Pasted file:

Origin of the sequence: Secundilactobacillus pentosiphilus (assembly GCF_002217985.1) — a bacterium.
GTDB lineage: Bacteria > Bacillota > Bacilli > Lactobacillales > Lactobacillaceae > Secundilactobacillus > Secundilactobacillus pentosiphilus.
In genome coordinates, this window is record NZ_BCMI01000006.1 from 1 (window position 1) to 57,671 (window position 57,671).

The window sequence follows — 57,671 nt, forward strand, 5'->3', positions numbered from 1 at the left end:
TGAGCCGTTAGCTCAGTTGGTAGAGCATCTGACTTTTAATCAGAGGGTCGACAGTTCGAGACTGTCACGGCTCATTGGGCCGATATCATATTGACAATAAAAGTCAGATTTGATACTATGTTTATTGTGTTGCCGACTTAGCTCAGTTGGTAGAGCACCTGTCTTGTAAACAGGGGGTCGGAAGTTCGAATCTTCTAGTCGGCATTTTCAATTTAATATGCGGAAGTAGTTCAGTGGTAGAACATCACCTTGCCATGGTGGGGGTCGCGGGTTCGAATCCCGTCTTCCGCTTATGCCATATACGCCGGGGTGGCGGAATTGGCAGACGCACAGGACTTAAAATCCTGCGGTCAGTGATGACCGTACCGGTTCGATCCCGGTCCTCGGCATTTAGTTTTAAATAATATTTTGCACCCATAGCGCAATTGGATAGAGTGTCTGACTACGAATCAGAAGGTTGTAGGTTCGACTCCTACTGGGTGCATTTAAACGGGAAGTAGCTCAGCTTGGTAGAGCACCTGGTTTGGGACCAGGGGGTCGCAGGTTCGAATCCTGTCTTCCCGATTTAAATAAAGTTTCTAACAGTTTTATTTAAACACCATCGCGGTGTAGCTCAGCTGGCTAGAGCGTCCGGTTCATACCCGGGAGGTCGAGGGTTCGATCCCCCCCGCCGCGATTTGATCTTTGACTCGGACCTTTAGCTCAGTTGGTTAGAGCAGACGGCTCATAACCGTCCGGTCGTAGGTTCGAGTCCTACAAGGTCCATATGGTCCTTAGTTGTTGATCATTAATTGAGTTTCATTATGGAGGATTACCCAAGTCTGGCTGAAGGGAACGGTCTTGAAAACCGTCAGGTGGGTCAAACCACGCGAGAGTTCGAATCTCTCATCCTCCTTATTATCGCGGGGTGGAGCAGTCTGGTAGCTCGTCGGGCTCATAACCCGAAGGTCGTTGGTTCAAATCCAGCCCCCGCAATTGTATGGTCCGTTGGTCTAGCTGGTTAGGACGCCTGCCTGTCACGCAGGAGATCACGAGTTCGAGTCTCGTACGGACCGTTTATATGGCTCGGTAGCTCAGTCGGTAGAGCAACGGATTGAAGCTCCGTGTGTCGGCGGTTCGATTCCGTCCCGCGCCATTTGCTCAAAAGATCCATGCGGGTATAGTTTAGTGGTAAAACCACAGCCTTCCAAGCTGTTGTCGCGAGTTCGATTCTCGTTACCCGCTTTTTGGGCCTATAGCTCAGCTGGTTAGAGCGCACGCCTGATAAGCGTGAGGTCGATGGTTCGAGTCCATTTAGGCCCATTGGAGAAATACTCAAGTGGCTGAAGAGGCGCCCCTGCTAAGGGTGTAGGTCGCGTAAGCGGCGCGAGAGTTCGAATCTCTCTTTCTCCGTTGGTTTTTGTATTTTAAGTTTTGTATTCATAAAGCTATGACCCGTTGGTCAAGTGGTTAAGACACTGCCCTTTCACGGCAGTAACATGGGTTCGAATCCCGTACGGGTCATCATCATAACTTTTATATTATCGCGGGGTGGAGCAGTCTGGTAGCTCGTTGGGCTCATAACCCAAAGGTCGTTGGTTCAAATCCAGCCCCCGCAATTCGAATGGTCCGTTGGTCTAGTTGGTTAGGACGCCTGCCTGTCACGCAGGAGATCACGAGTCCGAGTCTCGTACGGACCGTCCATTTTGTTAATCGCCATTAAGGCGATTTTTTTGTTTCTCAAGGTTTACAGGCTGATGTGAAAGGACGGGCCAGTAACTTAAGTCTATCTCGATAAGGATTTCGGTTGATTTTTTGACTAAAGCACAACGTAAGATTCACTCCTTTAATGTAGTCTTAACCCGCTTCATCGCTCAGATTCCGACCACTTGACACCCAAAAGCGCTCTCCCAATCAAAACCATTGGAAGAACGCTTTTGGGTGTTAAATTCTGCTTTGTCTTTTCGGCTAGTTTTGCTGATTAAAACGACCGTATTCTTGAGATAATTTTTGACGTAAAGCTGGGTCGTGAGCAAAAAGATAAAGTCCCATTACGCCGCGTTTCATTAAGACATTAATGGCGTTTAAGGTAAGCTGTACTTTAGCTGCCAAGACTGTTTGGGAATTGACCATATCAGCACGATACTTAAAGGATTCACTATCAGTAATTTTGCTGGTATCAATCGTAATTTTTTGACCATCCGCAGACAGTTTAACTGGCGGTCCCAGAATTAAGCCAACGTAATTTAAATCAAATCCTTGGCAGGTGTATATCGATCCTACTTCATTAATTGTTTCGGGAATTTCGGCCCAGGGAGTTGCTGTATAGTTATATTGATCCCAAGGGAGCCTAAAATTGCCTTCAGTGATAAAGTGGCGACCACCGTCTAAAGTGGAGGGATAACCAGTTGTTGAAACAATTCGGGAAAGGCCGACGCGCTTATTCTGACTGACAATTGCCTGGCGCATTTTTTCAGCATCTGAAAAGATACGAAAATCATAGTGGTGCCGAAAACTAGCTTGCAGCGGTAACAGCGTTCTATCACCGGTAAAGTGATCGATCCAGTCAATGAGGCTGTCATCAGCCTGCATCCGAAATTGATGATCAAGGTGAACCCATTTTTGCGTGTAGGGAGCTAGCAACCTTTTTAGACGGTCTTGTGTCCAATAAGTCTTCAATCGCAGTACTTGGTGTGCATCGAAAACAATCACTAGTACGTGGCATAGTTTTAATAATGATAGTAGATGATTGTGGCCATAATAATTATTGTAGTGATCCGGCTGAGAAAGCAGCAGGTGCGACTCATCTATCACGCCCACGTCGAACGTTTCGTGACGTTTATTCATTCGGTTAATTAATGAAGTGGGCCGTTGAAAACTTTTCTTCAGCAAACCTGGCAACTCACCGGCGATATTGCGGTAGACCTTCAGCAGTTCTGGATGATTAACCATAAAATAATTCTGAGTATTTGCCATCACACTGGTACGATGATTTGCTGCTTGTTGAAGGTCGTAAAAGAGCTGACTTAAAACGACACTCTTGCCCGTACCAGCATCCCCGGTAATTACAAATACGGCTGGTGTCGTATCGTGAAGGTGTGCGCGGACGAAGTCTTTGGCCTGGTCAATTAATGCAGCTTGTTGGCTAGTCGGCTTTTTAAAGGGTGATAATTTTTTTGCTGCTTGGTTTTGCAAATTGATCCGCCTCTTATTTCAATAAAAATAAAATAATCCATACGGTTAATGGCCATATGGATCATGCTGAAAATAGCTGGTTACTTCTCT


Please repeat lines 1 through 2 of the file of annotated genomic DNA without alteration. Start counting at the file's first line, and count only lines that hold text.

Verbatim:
Origin of the sequence: Secundilactobacillus pentosiphilus (assembly GCF_002217985.1) — a bacterium.
GTDB lineage: Bacteria > Bacillota > Bacilli > Lactobacillales > Lactobacillaceae > Secundilactobacillus > Secundilactobacillus pentosiphilus.